Strictly speaking the B. tabaci species complex falls outside the scope of this review, as biotypes have been described and named based on a range of criteria other than host plant use such as insecticide resistance, esterase genotypes, virus transmission, and RAPD profiles (Perring 2001). The sheer chaos and disarray induced by use of the biotype concept makes its inclusion here imperative however. Early studies focused on host plant associated variation in these whiteflies (Bird 1957; Mound 1963; Costa & Russell 1975). Following the description of the B biotype (Costa & Brown 1991) searching for and describing B. tabaci biotypes became something of a cottage industry, with somewhere between 33 and 38 having been described to date (Xu et al. 2010; Dinsdale et al. 2010). The resultant grab bag of genetic variants forms an inconsistent, often localized, and disconnected set of hypotheses. It is not at all clear that this work has made much impact on management decisions or outcomes, with the possible exception of the so-called B biotype, controversially elevated to species status in 1994 (Bellows et al. 1994). It is interesting that a number of studies beginning in 1993 have shown reproductive incompatibilities between different collections of whitefly suggesting that races or species are more appropriate referents to these entities (Perring et al. 1993; Costa et al. 1993; Byrne et al. 1995; De Barro & Hart 2000; Maruthi et al. 2001, 2004; De Barro et al. 2005; Liu et al. 2007; Xu et al. 2010). Yet biotypes continued to be described and discussed. Recently the evidence for species status within the B. tabaci complex has been bolstered by Dinsdale et al. (2010) using a DNA barcoding method. Many of the described biotypes are subsumed within putative species of the complex in this study. Clearly the case of the B. tabaci complex is extremely complicated and difficult. It is rather less clear that the search for biotypes has done much to clarify the situation. Dinsdale et al. (2010, p. 206) make the point cogently: “This underscores the problem with assigning names to groups without considering their genetic bounds and suggests that most studies have taken place without a thorough consideration of the underlying genetic structure. As a consequence, biotype designations for B. tabaci have, in many cases, been confusing, lacking rigor and suggestive of the existence of significant biological variation where none might exist. Cessation of the use of biotype designations would remove this ambiguity and may aid in more accurate classifying and monitoring of distinct genetic groups.”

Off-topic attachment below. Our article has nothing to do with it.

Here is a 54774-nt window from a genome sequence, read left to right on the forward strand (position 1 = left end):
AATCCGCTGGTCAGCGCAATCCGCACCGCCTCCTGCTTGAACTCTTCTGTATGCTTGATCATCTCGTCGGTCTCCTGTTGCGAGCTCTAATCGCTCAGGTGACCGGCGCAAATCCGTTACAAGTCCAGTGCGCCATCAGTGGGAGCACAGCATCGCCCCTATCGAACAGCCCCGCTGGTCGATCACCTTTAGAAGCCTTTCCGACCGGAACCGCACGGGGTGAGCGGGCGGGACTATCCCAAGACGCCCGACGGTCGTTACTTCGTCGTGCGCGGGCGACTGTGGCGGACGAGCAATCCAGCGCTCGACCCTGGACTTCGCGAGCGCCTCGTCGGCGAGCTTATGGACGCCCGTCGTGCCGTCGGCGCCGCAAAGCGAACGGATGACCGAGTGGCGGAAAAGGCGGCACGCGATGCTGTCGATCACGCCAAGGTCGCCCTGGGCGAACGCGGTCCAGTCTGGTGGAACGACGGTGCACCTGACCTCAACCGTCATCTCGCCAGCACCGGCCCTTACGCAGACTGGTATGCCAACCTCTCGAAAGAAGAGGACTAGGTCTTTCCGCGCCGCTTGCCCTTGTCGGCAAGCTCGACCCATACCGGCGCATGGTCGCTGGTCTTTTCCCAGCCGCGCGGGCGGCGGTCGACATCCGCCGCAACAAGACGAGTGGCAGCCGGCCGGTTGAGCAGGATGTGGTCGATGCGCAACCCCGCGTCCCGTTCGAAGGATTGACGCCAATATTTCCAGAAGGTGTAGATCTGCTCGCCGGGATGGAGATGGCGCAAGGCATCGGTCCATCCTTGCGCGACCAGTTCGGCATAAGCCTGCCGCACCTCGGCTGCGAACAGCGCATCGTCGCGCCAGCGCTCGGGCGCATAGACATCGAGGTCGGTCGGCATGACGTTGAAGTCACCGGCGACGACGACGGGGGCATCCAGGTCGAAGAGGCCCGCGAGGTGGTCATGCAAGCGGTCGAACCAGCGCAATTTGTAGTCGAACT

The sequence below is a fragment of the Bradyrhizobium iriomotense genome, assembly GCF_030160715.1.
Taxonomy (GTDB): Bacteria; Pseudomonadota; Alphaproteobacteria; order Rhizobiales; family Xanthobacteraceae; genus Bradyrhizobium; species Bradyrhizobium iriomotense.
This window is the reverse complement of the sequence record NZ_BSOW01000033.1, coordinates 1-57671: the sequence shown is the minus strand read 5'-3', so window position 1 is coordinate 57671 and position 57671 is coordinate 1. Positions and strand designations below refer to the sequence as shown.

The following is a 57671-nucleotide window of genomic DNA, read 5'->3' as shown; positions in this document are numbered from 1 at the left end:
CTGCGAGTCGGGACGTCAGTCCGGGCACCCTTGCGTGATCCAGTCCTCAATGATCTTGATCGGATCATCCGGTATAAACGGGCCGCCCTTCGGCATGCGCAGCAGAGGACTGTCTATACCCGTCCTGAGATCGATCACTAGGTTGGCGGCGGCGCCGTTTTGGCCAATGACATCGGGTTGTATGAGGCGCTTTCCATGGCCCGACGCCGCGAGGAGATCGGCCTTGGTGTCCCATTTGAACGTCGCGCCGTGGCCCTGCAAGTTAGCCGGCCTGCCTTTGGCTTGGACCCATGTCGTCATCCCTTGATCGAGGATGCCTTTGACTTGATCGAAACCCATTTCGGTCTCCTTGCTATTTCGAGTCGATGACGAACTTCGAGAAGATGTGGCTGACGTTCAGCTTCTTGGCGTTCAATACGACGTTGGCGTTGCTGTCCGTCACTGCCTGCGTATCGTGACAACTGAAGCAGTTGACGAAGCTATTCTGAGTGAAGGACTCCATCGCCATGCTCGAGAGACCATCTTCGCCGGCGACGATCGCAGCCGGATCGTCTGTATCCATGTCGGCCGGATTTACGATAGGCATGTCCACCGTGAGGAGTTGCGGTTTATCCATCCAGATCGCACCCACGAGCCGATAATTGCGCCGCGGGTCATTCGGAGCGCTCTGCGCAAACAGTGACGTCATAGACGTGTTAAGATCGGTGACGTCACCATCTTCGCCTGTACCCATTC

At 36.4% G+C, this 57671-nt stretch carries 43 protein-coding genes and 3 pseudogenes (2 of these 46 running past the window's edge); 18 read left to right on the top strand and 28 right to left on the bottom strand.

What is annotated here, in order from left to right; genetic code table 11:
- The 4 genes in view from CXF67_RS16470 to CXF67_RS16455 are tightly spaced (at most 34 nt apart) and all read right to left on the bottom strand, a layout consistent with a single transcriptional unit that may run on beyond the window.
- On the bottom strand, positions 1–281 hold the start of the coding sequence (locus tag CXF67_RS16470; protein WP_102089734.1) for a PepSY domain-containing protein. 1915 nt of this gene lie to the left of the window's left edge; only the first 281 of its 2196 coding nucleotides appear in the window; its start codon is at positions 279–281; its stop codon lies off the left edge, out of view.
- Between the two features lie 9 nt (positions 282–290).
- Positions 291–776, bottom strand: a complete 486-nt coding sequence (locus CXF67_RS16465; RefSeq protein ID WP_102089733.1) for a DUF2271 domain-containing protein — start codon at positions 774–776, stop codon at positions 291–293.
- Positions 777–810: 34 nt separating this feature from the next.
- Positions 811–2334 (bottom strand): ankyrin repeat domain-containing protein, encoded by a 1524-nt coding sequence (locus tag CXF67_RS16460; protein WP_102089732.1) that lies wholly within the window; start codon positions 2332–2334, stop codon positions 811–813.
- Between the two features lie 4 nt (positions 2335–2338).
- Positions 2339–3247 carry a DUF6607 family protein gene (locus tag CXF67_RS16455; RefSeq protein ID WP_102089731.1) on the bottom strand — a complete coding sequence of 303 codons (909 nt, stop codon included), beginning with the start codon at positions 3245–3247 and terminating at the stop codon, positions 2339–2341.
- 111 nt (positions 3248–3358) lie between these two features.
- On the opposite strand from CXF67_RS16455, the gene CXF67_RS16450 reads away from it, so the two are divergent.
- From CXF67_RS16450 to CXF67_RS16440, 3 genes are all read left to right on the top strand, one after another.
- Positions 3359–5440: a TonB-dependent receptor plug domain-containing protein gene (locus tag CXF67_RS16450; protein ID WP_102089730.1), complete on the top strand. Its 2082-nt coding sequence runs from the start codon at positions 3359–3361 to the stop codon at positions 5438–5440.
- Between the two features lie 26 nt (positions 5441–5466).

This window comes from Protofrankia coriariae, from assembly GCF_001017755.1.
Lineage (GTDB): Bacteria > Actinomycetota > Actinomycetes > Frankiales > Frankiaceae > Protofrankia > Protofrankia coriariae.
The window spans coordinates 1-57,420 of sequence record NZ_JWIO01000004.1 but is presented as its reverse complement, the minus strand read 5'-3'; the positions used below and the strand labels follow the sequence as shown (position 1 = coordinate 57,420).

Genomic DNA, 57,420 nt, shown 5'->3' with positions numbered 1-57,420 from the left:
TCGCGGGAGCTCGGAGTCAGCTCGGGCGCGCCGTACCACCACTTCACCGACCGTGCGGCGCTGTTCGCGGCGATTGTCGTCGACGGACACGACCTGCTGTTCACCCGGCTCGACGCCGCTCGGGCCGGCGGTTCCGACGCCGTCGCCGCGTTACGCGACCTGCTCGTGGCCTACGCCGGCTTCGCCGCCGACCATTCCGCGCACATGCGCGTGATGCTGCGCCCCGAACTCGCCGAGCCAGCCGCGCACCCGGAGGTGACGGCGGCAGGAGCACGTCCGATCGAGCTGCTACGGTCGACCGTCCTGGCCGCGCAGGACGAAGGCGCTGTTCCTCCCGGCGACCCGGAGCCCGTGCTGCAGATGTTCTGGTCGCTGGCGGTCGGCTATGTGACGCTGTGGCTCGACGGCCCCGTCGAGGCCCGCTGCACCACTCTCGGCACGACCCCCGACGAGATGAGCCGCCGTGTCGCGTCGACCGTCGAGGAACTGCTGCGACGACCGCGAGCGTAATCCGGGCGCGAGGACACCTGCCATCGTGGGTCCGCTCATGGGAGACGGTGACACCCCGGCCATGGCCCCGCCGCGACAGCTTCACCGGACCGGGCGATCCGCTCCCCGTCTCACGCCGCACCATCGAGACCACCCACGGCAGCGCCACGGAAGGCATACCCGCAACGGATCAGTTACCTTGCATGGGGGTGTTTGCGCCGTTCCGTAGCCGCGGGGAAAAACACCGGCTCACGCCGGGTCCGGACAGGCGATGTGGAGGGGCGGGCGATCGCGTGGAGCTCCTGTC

The fruits of the biotype concept: Has it led to a better understanding, or course of action against plant pests? Directions for the future
In all the cases described above, as well as examples from other systems and contexts other than HPR, it is clear that the naming, organization of thought, and design of studies around the concept of biotypes has produced more smoke than light. A range of disparate entities, non-entities, and phenomena are covered under its umbrella. The terms clone, genotype, strain, population, biological race, host race, and biotype have all been used with disconcerting equivalence. Use of such an umbrella term oversimplifies or disguises the true nature of the existing variation and so cannot effectively inform management decisions. For example, the practice of breeding resistant plants to specific strains or genotypes (often long term laboratory reared and homogenized), assumed to represent supposed biotypes, can only lead to failure since the assay conditions are not representative of a real population of insects in the field. It makes sense to study genetics on laboratory populations, but developing resistance against them seems less perspicacious. Durable resistance is an elusive goal, but simplistic perceptions of pest populations can only exacerbate the problem.
Whether a biotype corresponds to a cryptic species, a genetically differentiated population, or the now more common genotype from a directional change in allele frequencies within a population, an evolutionary phenomenon is invoked. Understanding this phenomenon dictates an explicit and informed evolutionary genetic approach be applied to the problem of adaptation of pest species to crop plants. The practice of naming or categorizing biotypes is vacuous and delusional and it would be heartening to think the last of it has been seen. It would appear that the practice has been on the decrease over the past decade or so, but an ISI Web of Science search found 38 insect studies in 2009 alone that applied the term, with and without names. A large proportion of these refer to the B. tabaci complex. While use of the term in a general manner prior to any useful research being carried out is not offensive, ideally even this application will be allowed to die a quiet death. This review thus echoes and strengthens the call given by Claridge and Den Hollander in 1983 to dispense with the term. It is a call for caution, restraint, consistency, and clarity. Variation in virulence to HPR (or other biological characters) should be treated in the context of the segregation of alleles and dynamics of gene frequencies (genotypic variation), and resistance should be developed and deployed against genetically variable populations not imagined homogenous ‘biotypes’. Only when partial or complete reproductive isolation can be demonstrated should populations of insects be treated as entities that are real and distinct (as races or species). The term biotype falls away.
Funding for this work came from grants from the Rhodes University Joint Research Council and the South African National Research Foundation. Any opinions, findings, conclusions, or recommendations expressed in this material are those of the author and do not necessarily reflect the views of the National Research Foundation.